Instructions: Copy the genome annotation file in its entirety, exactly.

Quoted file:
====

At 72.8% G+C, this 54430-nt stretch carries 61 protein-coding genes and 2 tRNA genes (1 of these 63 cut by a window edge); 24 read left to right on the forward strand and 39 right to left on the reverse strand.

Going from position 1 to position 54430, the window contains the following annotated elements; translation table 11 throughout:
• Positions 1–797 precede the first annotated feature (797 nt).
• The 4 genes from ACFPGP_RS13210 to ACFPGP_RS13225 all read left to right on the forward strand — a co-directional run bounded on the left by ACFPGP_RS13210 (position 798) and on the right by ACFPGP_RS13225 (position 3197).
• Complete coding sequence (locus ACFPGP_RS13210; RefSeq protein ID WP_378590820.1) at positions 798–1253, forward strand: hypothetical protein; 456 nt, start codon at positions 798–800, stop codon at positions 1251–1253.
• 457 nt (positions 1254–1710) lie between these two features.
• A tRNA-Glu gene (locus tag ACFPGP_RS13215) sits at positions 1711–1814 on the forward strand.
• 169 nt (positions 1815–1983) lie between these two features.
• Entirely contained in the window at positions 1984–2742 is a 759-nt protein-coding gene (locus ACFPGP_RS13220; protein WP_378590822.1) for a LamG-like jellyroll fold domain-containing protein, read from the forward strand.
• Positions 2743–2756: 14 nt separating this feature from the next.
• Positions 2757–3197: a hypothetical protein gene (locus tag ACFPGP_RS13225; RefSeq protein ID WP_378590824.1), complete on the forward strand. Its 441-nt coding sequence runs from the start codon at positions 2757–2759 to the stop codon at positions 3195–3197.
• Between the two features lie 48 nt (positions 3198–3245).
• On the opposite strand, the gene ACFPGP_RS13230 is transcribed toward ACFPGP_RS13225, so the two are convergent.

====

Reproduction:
At 72.8% G+C, this 54430-nt stretch carries 61 protein-coding genes and 2 tRNA genes (1 of these 63 cut by a window edge); 24 read left to right on the forward strand and 39 right to left on the reverse strand.

Going from position 1 to position 54430, the window contains the following annotated elements; translation table 11 throughout:
• Positions 1–797 precede the first annotated feature (797 nt).
• The 4 genes from ACFPGP_RS13210 to ACFPGP_RS13225 all read left to right on the forward strand — a co-directional run bounded on the left by ACFPGP_RS13210 (position 798) and on the right by ACFPGP_RS13225 (position 3197).
• Complete coding sequence (locus ACFPGP_RS13210; RefSeq protein ID WP_378590820.1) at positions 798–1253, forward strand: hypothetical protein; 456 nt, start codon at positions 798–800, stop codon at positions 1251–1253.
• 457 nt (positions 1254–1710) lie between these two features.
• A tRNA-Glu gene (locus tag ACFPGP_RS13215) sits at positions 1711–1814 on the forward strand.
• 169 nt (positions 1815–1983) lie between these two features.
• Entirely contained in the window at positions 1984–2742 is a 759-nt protein-coding gene (locus ACFPGP_RS13220; protein WP_378590822.1) for a LamG-like jellyroll fold domain-containing protein, read from the forward strand.
• Positions 2743–2756: 14 nt separating this feature from the next.
• Positions 2757–3197: a hypothetical protein gene (locus tag ACFPGP_RS13225; RefSeq protein ID WP_378590824.1), complete on the forward strand. Its 441-nt coding sequence runs from the start codon at positions 2757–2759 to the stop codon at positions 3195–3197.
• Between the two features lie 48 nt (positions 3198–3245).
• On the opposite strand, the gene ACFPGP_RS13230 is transcribed toward ACFPGP_RS13225, so the two are convergent.